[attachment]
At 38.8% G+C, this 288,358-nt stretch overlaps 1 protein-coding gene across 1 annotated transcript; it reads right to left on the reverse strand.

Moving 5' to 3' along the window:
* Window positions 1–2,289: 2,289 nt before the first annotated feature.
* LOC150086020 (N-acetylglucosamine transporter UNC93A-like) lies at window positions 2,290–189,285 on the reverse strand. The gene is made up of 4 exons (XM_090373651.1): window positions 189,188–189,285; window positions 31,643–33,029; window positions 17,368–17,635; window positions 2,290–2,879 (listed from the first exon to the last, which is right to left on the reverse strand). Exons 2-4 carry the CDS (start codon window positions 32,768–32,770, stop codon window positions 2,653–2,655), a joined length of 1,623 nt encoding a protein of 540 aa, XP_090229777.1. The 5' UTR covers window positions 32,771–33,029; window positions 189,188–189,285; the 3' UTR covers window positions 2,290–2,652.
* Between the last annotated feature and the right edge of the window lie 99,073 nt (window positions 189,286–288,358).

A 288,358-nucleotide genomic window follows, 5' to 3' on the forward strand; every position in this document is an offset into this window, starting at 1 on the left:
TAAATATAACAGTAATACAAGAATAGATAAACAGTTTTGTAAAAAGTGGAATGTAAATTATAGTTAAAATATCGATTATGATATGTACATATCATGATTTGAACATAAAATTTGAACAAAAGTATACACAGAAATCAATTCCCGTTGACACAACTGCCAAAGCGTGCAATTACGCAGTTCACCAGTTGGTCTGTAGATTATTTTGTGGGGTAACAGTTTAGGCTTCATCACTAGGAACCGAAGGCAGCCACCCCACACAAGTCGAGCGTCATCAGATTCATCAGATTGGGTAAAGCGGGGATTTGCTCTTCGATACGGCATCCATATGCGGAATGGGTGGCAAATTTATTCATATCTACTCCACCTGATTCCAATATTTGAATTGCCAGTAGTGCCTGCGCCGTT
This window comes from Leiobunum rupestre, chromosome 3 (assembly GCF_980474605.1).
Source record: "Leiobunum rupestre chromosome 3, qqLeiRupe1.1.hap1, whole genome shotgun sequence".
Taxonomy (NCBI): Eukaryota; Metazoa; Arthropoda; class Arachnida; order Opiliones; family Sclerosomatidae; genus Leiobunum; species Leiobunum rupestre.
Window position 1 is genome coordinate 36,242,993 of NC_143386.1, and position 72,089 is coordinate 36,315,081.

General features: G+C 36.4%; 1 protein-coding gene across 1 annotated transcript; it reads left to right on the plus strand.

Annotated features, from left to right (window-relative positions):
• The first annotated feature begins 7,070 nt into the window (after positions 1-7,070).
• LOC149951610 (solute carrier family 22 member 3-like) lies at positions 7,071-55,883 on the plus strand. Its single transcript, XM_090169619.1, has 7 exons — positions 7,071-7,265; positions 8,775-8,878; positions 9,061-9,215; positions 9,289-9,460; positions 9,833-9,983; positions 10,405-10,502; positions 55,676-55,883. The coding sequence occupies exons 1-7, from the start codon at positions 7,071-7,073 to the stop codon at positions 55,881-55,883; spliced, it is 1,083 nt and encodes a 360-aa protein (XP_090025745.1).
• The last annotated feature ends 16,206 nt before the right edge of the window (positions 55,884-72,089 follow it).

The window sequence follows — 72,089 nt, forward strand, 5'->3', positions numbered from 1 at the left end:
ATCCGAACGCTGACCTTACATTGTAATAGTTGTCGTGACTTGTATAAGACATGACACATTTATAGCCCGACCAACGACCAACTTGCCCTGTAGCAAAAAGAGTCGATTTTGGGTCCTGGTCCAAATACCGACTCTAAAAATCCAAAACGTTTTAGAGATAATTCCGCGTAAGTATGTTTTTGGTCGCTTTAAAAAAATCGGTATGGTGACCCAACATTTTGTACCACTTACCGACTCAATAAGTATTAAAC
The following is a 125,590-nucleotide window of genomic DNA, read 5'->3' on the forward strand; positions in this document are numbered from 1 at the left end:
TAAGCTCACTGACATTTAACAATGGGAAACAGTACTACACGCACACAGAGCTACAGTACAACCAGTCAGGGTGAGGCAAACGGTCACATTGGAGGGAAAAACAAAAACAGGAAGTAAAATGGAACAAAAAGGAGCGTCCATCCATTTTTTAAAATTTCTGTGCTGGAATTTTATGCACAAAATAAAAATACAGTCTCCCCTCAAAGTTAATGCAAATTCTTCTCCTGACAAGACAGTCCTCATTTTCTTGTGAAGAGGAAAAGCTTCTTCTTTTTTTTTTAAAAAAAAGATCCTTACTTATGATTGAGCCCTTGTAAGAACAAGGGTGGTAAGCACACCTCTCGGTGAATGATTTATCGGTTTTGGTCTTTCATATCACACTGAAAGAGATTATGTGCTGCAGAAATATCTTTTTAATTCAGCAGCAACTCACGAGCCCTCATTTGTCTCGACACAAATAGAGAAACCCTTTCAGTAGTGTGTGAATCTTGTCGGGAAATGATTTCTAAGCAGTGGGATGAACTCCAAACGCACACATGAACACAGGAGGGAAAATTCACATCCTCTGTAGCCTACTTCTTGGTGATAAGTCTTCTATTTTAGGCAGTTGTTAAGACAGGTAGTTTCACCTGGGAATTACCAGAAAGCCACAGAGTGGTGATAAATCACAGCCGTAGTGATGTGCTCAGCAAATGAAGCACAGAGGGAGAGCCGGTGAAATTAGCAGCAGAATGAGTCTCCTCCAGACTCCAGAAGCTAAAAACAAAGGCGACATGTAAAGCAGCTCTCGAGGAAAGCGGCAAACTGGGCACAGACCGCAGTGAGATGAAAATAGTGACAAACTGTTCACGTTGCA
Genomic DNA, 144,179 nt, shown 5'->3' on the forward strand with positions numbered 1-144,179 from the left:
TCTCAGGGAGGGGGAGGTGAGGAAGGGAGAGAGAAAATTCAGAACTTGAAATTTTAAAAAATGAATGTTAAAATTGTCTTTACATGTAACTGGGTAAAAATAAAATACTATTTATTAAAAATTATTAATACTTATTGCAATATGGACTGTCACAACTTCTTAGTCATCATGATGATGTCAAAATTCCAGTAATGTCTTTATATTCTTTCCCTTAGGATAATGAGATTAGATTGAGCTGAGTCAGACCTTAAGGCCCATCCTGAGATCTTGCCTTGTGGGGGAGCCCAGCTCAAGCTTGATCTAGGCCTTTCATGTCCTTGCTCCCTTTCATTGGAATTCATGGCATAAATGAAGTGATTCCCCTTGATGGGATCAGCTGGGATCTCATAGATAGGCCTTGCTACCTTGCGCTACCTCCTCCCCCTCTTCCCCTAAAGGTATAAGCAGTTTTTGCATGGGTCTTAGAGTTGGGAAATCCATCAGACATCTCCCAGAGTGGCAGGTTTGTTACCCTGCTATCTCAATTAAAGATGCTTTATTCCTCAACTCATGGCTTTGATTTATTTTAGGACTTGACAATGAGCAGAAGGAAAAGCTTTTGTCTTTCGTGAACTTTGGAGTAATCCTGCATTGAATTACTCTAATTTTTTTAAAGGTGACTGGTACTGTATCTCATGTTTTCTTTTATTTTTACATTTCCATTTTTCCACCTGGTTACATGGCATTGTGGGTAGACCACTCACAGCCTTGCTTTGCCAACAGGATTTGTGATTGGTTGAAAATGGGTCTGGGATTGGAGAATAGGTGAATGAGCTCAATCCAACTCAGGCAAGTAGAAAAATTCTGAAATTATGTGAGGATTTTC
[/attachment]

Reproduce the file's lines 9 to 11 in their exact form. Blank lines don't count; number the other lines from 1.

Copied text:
Source record: "Leiobunum rupestre chromosome 3, qqLeiRupe1.1.hap1, whole genome shotgun sequence".
Taxonomy (NCBI): Eukaryota; Metazoa; Arthropoda; class Arachnida; order Opiliones; family Sclerosomatidae; genus Leiobunum; species Leiobunum rupestre.
Window position 1 is genome coordinate 36,242,993 of NC_143386.1, and position 72,089 is coordinate 36,315,081.